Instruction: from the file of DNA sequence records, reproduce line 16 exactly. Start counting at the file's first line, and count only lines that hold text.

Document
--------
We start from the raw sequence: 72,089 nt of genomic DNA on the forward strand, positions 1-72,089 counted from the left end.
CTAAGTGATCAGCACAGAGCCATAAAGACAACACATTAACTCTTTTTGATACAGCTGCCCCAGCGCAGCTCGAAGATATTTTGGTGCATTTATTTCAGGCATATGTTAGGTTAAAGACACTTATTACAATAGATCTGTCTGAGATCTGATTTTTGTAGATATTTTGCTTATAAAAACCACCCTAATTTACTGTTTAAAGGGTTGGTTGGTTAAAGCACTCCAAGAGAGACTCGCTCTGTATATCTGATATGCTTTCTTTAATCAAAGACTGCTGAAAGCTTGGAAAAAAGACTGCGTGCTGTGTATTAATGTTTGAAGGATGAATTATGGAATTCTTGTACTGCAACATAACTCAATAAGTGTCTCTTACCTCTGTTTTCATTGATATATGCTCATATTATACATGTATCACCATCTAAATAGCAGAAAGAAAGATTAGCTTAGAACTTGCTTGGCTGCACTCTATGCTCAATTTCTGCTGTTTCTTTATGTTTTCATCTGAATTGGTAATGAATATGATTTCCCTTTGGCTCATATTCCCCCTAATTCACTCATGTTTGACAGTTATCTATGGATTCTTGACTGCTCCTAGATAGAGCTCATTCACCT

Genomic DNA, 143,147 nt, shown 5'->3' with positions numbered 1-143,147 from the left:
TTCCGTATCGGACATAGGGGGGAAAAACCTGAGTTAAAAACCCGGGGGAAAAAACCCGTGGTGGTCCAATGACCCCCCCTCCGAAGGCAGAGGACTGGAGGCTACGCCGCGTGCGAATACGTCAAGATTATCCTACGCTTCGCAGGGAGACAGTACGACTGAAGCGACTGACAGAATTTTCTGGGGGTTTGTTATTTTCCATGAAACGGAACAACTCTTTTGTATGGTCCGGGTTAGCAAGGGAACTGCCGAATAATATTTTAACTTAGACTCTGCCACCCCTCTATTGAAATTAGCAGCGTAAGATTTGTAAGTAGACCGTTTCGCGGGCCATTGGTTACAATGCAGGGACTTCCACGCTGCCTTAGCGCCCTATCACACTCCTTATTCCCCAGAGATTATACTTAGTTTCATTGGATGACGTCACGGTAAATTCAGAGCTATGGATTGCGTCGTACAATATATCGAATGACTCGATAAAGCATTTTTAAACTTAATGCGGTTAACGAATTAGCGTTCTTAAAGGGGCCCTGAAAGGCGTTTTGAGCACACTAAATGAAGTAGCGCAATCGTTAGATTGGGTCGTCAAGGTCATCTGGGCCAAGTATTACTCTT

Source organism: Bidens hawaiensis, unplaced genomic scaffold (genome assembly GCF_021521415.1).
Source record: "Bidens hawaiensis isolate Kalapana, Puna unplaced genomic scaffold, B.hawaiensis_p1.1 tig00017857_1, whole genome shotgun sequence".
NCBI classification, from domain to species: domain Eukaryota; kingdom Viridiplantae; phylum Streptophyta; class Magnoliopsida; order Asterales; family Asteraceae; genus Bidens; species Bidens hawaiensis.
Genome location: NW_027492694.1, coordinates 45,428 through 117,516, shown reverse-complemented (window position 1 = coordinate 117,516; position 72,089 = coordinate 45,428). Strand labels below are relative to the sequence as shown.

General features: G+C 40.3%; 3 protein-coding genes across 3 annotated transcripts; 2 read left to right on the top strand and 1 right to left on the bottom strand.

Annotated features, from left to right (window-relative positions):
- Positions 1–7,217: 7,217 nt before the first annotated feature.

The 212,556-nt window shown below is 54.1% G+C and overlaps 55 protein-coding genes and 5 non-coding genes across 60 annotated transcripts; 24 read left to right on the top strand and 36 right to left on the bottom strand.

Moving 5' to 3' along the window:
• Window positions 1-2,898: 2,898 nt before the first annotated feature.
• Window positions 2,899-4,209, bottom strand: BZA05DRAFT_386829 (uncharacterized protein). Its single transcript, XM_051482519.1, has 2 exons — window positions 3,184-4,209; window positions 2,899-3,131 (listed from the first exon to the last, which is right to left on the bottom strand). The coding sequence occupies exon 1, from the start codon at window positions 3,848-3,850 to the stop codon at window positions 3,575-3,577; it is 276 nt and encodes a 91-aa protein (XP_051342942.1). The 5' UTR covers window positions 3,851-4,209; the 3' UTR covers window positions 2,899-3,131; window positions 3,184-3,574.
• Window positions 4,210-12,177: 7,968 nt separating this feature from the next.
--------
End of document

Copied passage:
• Window positions 4,210-12,177: 7,968 nt separating this feature from the next.